by Erin Fanning
Genre: Paranormal Romance, Urban Fantasy
Every year on Halloween, the god of the Mayan underworld holds a demonic ball and auction. Many attend; not everyone survives…
It's called El Toque de la Luna--The Touch of the Moon. At least that's how nineteen-year-old Gabby's older sister, Esperanza, refers to the magical powers she inherited from their Mayan ancestors. Esperanza says women with El Toque weave magic into their knitting, creating tapestries capable of saving--or devastating--the world. Gabby thinks Esperanza is more like touched in the head--until a man resembling a candy corn arrives at their Seattle home on Halloween. But "Mr. C" is far from sweet...
Soon, Gabby and her almost-more-than-friend, Frank, find themselves spirited away to a demon ball, complete with shape shifters--and on a mission to destroy Esperanza's tapestries before they cause an apocalyptic disaster... And before it's too late to confess their true feelings for each other.
Erin Fanning spends her summers on a northern Michigan lake, where her imagination explores the water and dense forest for undiscovered creatures. In the winter, she migrates to central Idaho, exchanging mountain bikes and kayaks for skis and snowshoes. She’s also the author of Mountain Biking Michigan, as well as numerous articles, essays, and short stories.
In a nutshell, what is "Blood Stitches" about?
It’s about a family who can knit magic, creating tapestries capable of apocalyptic disasters, and what happens when the younger sister must destroy the tapestries. It touches on the classic themes of good vs. evil, family relationships, and why some people seem to be attracted to darkness.
Can you tell me a little bit about yourself?
I split my time between my home-state of Idaho and Michigan, where my husband grew up. Both places are very rural and remote, particularly where we live in northern Michigan, perfect for letting the imagination roam, searching the landscape for fantastical creatures and other story ideas.
Is this your first book? How long was the writing and publishing process?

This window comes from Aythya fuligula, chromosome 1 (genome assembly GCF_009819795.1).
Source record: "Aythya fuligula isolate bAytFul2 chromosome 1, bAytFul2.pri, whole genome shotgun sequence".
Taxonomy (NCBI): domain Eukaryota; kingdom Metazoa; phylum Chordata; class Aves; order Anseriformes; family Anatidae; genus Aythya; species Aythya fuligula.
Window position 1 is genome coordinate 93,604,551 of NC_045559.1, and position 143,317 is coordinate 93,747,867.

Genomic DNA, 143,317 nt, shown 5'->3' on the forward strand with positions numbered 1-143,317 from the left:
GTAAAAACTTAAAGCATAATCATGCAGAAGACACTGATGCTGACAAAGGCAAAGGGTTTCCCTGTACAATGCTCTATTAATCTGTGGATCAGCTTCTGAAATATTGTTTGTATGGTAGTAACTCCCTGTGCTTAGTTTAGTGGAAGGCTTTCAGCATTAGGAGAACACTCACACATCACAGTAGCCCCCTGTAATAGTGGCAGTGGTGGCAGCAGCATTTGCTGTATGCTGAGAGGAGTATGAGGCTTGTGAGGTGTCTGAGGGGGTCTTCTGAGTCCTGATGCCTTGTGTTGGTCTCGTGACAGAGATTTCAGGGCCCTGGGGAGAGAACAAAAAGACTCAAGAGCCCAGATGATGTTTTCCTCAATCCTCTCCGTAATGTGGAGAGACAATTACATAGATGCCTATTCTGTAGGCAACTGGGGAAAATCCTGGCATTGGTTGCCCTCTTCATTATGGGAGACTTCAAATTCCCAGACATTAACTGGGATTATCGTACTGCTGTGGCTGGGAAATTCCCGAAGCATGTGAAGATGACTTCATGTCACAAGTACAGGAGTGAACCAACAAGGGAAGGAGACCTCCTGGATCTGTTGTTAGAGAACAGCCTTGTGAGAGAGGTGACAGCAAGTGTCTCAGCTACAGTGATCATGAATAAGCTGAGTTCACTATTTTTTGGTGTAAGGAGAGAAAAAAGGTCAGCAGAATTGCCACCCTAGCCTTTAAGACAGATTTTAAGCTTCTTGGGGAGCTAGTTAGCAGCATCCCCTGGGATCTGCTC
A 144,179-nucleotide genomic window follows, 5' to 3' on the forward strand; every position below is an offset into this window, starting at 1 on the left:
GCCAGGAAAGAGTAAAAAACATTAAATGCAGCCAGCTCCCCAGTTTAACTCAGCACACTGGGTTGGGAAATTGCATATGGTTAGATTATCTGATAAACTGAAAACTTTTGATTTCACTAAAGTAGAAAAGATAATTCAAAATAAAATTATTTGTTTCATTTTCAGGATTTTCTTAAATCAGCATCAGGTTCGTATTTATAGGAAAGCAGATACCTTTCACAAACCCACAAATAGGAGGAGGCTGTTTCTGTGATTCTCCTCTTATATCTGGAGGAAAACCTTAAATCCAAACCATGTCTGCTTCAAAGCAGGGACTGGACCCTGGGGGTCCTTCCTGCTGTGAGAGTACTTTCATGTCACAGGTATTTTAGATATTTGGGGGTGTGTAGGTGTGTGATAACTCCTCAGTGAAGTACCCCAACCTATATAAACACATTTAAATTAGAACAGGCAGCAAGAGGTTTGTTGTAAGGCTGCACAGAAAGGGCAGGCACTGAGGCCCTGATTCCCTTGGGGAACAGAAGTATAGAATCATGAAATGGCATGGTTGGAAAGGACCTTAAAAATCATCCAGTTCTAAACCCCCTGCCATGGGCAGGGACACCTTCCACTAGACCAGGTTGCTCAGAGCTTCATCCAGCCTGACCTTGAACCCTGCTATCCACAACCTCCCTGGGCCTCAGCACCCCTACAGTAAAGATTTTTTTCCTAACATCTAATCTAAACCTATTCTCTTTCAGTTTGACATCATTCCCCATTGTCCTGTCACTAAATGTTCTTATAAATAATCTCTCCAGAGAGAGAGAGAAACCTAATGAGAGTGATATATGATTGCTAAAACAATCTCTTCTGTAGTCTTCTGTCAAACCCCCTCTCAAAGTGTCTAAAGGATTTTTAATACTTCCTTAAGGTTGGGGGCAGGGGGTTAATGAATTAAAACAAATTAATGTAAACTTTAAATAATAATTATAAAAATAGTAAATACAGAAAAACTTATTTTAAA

Like most writers, I started putting words onto paper when I was very young and that continued through college when I majored in journalism. I took a short hiatus to work as a librarian, enjoying my first love, reading, and then I got back to writing seriously about 18 years ago. Since then I’ve published a mountain biking guidebook, a collection of short stories, and several stories in anthologies, as well as many articles and essays. But Blood Stitches is the longest stand-alone piece of fiction I’ve published.
How did you come up with this story? What inspired you to write it?
In 2009, an Italian woman, trapped underneath her bed after an earthquake, kept herself occupied by knitting. I read about her around the same time I was learning how to knit. I imagined firefighters digging through the rubble and finding her wrapped in a knitted afghan.
The story tumbled around in my brain, somehow intersecting with my interest in Mexican culture. From there, I discovered the Mayan twin myth and the battle with the demon Vucub Caquix. Bit and pieces of Mayan mythology adhered themselves to my imagination, morphing into a history of magic and needlework.
Soon Gabby and her family formed, along with a question: what if you could not only knit your way to safety but also create a disaster through knitting. It wasn’t long afterward that Blood Stitches pushed its way through my fingertips.
Do you have any advice for aspiring writers?
Never give up: the publishing world rewards hard work and dedication. Sometimes I think success in writing has more to do with patience, perseverance, and the ability to revise than raw talent.
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